It’s quite fulfilling when you get to make something work when previously, all odds seemed like against the endeavor.

Reading and manipulating text files in Java is no big deal — surely this is one of the basic lab modules any Computer Science student would have to go through. After a few couple of years working with Java, it’s only now though that I ran into problems because we needed to check on the contents of a PDF file. It is possible given the plethora of JARs and open source code available on the Web, but how do I start?

Thankfully there’s Sourceforge around, and Apache Software Foundation. PDFBox, the utility developed in Sourceforge and eventually absorbed by ASF, allows for string extraction, creation and modification of PDFs. The API took me about an entire day or so to understand before I came up with a solution.

I was somewhat worried that this utility might already be running on Java 5 or later. It was confirmed when I saw the current site. But they still have the legacy version for Java 1.4.2, which is good because if you’re tied with Oracle’s WebLogic 8.1, there’s no chance in heaven (or hell) that you can use Java 5 at all. 🙁

Anyway, the code that I made is shown in the listing below. I’d admit it isn’t very efficient but it gets the job done. I’d appreciate if you can suggest ways to improve it after taking it for a test drive. 🙂

For this to work, you will need the PDFBox 0.7.3 and fontbox 0.1.0 packages. If you’re on Java 5 or later, you may choose to use the later versions of PDFBox as well (1.2.1 as of this posting).

[sourcecode language=”java”]
* Truncates the input PDF by removing all pages after the page where the specified
* searchString is found. This makes use of Apache Software Foundation’s PDFBox JAR
* to manipulate and read PDF files.
* @author Ronx Ronquillo
* @param originalFile — The File from which the PDF is to be taken
* @param searchString — The string that will serve as indicator where the new PDF will end.
private File truncatePDF(File originalFile, String searchString) //, String password
// The PDF representations as Java objects
PDDocument originalPDF = null, newPDF = null;
File newPDFFile = null;
int endPage = -1;        // Page where the new PDF will end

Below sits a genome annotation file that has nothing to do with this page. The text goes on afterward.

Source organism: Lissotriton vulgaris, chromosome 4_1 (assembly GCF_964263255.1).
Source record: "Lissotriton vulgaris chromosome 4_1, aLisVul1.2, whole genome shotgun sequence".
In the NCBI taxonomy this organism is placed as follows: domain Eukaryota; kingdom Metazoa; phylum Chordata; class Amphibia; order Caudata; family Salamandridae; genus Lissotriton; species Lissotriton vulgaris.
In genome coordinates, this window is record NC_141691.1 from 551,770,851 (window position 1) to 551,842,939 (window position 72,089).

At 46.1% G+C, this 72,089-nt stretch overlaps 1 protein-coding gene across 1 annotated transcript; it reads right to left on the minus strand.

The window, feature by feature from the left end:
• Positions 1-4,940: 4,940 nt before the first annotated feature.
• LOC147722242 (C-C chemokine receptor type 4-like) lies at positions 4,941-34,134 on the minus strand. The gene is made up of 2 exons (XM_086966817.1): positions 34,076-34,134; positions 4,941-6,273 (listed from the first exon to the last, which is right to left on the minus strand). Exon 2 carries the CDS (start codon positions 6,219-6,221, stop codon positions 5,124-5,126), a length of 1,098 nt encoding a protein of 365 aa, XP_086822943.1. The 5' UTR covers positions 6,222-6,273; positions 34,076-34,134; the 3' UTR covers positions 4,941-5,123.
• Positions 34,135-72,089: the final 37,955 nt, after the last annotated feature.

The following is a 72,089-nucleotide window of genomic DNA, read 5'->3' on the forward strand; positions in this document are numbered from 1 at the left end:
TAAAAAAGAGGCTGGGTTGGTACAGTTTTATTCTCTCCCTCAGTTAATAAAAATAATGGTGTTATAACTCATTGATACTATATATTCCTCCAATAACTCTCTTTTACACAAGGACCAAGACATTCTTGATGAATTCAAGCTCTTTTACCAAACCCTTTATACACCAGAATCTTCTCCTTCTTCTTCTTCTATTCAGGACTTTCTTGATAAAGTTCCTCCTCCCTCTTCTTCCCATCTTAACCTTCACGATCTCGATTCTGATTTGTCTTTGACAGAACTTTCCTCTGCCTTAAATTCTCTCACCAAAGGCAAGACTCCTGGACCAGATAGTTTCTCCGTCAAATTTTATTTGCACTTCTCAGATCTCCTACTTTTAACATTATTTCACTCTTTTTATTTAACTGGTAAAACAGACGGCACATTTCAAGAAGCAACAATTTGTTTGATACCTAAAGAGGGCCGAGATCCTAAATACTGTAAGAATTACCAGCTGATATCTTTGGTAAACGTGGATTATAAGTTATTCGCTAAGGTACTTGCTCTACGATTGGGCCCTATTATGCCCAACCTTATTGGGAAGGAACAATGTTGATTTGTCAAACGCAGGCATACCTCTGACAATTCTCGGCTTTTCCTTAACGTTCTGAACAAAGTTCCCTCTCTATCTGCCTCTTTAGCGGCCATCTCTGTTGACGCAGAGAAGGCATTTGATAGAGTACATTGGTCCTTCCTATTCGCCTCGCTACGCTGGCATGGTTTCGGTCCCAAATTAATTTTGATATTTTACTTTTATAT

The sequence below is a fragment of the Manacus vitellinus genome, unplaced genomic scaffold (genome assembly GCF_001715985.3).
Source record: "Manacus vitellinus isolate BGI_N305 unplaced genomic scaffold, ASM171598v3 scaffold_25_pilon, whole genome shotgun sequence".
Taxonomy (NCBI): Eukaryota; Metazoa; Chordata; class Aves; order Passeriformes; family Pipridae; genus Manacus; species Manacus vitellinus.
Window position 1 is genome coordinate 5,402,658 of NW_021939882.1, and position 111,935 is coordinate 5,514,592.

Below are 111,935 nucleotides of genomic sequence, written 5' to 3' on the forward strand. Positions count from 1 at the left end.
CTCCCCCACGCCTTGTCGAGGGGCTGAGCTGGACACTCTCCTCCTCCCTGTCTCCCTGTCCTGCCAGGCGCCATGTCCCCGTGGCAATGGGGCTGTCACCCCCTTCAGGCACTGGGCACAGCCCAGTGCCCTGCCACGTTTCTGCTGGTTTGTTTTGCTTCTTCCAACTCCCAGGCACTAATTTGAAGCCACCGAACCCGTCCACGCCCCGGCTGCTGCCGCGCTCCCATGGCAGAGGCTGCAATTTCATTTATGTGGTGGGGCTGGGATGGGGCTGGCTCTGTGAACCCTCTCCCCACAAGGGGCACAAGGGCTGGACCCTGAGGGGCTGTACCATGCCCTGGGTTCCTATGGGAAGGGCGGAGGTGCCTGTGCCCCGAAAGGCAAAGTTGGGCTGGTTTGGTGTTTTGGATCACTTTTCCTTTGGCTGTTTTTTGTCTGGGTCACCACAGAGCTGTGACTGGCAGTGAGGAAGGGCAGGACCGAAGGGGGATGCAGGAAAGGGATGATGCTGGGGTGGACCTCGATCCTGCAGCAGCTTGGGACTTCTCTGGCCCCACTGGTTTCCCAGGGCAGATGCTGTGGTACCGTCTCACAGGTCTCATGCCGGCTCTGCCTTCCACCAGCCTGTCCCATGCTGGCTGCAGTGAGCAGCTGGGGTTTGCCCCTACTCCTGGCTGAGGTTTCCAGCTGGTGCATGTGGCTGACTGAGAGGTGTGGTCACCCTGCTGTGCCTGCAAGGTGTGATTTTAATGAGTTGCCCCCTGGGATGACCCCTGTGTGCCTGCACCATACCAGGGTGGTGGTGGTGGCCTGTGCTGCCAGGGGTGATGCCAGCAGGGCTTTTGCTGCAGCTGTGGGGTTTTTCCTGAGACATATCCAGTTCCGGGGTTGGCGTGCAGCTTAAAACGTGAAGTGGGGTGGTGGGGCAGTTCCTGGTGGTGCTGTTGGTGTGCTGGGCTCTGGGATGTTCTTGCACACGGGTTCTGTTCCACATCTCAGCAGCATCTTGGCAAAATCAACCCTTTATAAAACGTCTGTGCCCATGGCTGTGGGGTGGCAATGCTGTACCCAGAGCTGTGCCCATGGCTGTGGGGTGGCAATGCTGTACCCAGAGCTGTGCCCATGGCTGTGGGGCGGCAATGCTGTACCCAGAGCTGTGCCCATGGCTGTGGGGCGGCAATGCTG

originalPDF = PDDocument.load(originalFile);

// If PDF is password-encrypted, you have to uncomment and invoke this

List pages = originalPDF.getDocumentCatalog().getAllPages();

SimpleDateFormat sdf = new SimpleDateFormat("yyyyMMdd-HHmmss");
for (int i=0; i<pages.size(); i++){
File tempFile = new File(System.getProperty(""), "PDFMaker"+sdf.format(new java.util.Date())+".pdf");

PDPage page = (PDPage)pages.get( i );

PDStream contents = page.getContents();

PDDocument temp = new PDDocument();
temp.addPage(page); FileOutputStream(tempFile));

PDFParser parser = new PDFParser(new FileInputStream(tempFile));

COSDocument cosDoc = parser.getDocument();
PDFTextStripper pdfStripper = new PDFTextStripper();
PDDocument pdDoc = new PDDocument(cosDoc);
String parsedText = pdfStripper.getText(pdDoc);

// The last page of the new PDF will be where searchString is found.
if (parsedText.indexOf(searchString) >= 0) endPage = i;

// Minimize resource wastage: Delete temp file and close objects properly when done!


newPDF = PDDocument.load(originalFile);
// If PDF is password-encrypted, you have to uncomment and invoke this

if (endPage >= 0){
// Remove pages at the specified point until you’re left with what you want
while (newPDF.removePage(endPage+1));

newPDFFile = new File(System.getProperty(""), "trunc_" + originalFile.getName()); FileOutputStream(newPDFFile));

System.out.println("The new file is created successfully.");

System.out.println("No changes were made to the file.");

}catch(IOException ie){
System.err.println("Problem with creating / reading the file.");
}catch(COSVisitorException ce){
/*catch(CryptographyException cce){
// If there is encryption involved later, use these
// Reading up on BouncyCastle ( might be helpful

System.err.println("Failed decryption.");
}catch(InvalidPasswordException iie){
System.err.println("Invalid password!");
if( newPDF != null ) newPDF.close();
}catch(IOException ie){
System.err.println("Cannot close newPDF");

return newPDFFile;

This is already based from my sandbox code. I’m attempting to return a new File object, a PDF file, that has been striped of any pages after the last occurrence of a certain String searchString. It takes in the original PDF file and the search string. The PDF file is loaded, then I search for the string inside each page (as it is parsed).

Also, there’s a commented part there on passwords. Yes, even PDFs can be password-protected if you’re not aware. Unfortunately, I haven’t gone that far (yet) as to explore that part of PDFBox. As an aside, reading up on BouncyCastle encryption might help 😉

After creating the File, it can then be served to the user via direct download. See my previous post on how to go about it. 🙂

Thanks also to Prasanna Seshadri’s post for additional clues on PDFBox.